Do You Need a Whooping Cough Shot?

I understand that all adults are supposed to get whooping cough shots. I’m sure I had one when I was a kid, so why would I need another one now? Do the shots wear off? And what’s the threat of whooping cough, anyway?

– May 1, 2012

An advisory committee to the U.S. Centers for Disease Control and Prevention (CDC) voted in February 2012 to recommend that all adults, including those over the age of 65, be vaccinated against pertussis (whooping cough). The whooping cough vaccine shot, called Tdap, which stands for tetanus, diphtheria and pertussis, protects against the three diseases, all of which can be deadly.

This new recommendation is actually an update of one from 2005, when the CDC recommended that in addition to children over the age of 2 months, all adults up to the age of 65 be vaccinated with Tdap. Those over 65 weren’t included at the time because no whooping cough vaccine was available for this age group. In 2011 a Tdap vaccine was approved for use in individuals age 65 and older.

Over the past few years, whooping cough in adults and children has become an increasing problem in the United States. In 2010, more than 21,000 cases were reported, one of the highest numbers in more than 50 years. And while whooping cough has always been regarded as a childhood disease, you’re at risk unless you’ve had the vaccine within the past 10 years. The CDC reports that less than nine percent of adults in the U.S. have had another whooping cough vaccination.

Whooping cough is caused by a bacterium, Bordetella pertussis, which is highly contagious and is passed from person to person by direct contact with droplets from the coughing or sneezing of an infected person. The most contagious period is early in the disease when the only symptoms appear to be those of a common cold: runny nose, sneezing, conjunctivitis (pink eye), an occasional cough, and a mild fever. After a week or two, the “cold” enters another stage with symptoms that characterize whooping cough: violent fits of coughing and a gasp for breath in between coughs that sounds like a “whoop.” The coughing is so severe and deep that it often triggers vomiting and can result in broken ribs, seizures and dehydration. Attacks typically occur at night and can leave you exhausted from lack of sleep. In between coughing fits, you seem perfectly okay.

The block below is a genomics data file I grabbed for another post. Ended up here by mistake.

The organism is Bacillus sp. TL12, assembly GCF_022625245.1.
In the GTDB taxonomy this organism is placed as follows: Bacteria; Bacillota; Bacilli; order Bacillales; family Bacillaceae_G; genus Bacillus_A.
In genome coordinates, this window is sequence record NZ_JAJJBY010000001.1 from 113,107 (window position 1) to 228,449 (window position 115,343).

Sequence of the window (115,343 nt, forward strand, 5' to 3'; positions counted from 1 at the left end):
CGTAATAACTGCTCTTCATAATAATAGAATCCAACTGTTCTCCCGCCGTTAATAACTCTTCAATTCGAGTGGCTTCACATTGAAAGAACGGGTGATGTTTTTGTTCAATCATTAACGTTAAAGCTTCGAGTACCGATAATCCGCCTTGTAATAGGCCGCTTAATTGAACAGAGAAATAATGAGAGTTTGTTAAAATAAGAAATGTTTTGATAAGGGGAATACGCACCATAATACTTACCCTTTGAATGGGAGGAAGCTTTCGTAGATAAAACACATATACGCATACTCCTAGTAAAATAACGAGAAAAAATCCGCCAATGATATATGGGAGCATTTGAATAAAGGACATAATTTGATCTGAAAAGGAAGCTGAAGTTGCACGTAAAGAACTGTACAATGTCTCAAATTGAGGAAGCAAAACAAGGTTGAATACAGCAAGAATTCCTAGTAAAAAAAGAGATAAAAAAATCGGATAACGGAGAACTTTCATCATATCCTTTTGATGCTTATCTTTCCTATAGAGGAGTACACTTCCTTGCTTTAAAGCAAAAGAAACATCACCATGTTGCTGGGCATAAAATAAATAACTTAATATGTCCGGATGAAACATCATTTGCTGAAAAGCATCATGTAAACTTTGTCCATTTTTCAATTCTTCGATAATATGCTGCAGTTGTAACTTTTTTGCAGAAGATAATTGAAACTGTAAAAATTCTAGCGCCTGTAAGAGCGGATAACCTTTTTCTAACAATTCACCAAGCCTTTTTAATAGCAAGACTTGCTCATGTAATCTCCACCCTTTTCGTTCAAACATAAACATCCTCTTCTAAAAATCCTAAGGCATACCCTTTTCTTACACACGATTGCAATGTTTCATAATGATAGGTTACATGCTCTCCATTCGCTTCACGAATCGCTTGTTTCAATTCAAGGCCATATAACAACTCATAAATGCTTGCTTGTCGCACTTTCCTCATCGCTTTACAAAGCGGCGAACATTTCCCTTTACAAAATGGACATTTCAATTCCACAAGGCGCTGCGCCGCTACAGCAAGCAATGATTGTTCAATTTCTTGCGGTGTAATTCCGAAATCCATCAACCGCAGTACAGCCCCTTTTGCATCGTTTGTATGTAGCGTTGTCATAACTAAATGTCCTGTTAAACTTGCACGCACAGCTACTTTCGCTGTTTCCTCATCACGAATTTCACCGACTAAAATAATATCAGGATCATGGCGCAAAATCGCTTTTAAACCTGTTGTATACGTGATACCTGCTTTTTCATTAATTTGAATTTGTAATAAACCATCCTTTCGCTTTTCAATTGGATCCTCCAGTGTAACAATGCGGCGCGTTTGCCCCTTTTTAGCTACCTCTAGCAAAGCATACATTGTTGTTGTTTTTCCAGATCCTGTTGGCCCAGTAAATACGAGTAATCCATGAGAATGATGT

Unfortunately, whooping cough isn’t easy to treat. If it is diagnosed during the first week, the antibiotic erythromycin may lessen the severity and duration of the infection. After that, there’s no good treatment – you just have to let the disease run its course, which typically lasts six to eight weeks. Cough medicines usually don’t help much. Over time, the coughing lessens in frequency and intensity but can linger for months. Household contacts should be immunized and also treated with erythromycin.

The most frequent complication (and the most frequent cause of death) of whooping cough is secondary bacterial pneumonia, which can occur in up to 30-40 percent of patients.

The most likely explanation for the return of whooping cough in recent years is that significant numbers of people stopped immunizing their kids out of concerns over the safety of pertussis vaccine. Today’s newer whooping cough vaccine is safer than the old one, and there is no reason not to use it. The risks of pertussis are much greater than those of the vaccine. This disease is no joke: in 2010 more than 9,100 people in California caught whooping cough and 10 infants died. The CDC reported that the outbreak was the highest recorded in the state since 1947.

Andrew Weil, M.D.

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